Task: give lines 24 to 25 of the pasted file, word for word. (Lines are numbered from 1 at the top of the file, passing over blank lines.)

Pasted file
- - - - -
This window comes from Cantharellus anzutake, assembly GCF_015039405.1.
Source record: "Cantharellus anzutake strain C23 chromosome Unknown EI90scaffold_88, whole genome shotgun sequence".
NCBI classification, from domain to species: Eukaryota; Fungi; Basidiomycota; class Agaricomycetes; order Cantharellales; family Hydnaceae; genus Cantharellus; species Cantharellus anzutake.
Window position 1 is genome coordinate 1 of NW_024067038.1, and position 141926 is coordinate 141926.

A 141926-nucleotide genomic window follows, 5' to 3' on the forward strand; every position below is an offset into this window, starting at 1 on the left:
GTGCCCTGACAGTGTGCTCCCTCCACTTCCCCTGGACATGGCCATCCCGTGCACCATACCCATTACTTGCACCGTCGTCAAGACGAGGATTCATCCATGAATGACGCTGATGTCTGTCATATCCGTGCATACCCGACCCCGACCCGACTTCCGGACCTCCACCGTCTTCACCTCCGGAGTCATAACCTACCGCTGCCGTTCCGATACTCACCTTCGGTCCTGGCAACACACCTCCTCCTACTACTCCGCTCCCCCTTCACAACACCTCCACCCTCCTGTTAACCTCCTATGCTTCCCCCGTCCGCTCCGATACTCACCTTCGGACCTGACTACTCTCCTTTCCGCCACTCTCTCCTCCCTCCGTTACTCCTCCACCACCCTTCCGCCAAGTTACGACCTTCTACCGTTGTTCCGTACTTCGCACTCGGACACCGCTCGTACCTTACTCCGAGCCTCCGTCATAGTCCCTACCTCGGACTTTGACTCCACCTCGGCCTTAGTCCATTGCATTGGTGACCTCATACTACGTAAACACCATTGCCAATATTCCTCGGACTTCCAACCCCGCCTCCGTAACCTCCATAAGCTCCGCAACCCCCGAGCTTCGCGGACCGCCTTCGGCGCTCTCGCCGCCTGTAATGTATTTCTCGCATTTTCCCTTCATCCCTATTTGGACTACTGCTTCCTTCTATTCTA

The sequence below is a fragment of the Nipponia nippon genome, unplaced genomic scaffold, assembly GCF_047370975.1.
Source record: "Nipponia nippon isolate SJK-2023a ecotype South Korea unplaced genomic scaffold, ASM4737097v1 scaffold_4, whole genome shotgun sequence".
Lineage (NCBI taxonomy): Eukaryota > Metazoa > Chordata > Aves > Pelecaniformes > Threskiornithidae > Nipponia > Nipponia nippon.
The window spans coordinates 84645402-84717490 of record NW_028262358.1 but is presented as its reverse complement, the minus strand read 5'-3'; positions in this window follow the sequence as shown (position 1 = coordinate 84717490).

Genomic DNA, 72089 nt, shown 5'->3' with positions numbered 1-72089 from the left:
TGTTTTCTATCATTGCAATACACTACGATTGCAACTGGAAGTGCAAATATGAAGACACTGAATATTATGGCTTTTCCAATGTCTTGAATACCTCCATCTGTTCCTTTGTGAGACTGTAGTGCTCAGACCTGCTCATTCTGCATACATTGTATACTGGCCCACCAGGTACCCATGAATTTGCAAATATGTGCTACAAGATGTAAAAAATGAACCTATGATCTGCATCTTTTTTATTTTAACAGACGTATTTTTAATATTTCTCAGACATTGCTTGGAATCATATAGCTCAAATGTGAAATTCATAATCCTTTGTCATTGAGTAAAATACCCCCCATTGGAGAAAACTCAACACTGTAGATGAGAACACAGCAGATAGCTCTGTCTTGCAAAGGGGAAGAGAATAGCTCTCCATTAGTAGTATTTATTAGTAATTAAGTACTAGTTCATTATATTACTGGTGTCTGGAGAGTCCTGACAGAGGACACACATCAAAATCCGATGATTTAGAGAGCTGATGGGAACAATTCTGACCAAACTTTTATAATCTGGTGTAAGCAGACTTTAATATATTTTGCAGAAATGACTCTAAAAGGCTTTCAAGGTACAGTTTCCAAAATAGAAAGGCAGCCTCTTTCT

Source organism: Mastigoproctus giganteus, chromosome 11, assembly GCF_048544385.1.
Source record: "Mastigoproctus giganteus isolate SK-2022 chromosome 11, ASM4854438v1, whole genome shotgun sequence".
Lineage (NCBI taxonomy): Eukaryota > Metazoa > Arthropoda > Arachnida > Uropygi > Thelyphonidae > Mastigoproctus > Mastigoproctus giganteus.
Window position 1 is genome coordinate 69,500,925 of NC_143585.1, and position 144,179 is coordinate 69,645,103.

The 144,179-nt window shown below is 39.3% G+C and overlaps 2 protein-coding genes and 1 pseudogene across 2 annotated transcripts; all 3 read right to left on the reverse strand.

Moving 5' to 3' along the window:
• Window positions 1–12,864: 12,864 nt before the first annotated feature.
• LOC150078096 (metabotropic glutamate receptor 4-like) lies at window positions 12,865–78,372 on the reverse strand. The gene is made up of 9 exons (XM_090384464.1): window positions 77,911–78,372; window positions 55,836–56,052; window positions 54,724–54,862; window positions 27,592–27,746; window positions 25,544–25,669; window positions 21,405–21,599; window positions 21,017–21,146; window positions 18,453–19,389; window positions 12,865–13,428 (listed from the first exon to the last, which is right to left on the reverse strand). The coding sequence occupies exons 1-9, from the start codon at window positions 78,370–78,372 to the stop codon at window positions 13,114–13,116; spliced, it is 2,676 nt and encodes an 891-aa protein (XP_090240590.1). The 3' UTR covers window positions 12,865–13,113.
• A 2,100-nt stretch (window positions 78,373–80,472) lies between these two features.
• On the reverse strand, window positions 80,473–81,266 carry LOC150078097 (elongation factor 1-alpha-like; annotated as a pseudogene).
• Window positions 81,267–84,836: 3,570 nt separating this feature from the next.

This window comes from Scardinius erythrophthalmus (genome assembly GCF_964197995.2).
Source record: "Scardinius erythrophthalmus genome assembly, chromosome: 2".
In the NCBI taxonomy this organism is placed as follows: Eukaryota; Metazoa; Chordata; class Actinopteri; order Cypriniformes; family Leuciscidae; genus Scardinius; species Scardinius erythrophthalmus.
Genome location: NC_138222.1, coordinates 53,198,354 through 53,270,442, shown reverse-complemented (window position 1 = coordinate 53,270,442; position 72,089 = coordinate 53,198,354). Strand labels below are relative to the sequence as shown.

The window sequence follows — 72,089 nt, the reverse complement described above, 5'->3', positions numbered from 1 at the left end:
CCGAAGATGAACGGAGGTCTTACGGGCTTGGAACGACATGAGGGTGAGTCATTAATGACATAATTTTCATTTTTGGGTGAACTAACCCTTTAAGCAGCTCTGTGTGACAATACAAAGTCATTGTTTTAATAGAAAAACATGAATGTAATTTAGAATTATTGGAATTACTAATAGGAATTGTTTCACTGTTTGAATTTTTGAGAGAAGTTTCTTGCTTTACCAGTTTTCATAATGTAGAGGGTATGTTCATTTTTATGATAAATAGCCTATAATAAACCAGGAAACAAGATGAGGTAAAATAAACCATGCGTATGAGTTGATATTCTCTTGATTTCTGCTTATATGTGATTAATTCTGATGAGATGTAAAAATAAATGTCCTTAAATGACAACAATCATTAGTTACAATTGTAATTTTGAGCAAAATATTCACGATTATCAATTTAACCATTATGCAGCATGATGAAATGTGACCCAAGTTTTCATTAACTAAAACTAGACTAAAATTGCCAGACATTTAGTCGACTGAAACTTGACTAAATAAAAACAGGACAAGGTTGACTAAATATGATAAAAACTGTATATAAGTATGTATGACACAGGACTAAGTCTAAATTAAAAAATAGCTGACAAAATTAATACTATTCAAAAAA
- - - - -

This window comes from Scardinius erythrophthalmus (genome assembly GCF_964197995.2).
Source record: "Scardinius erythrophthalmus genome assembly, chromosome: 2".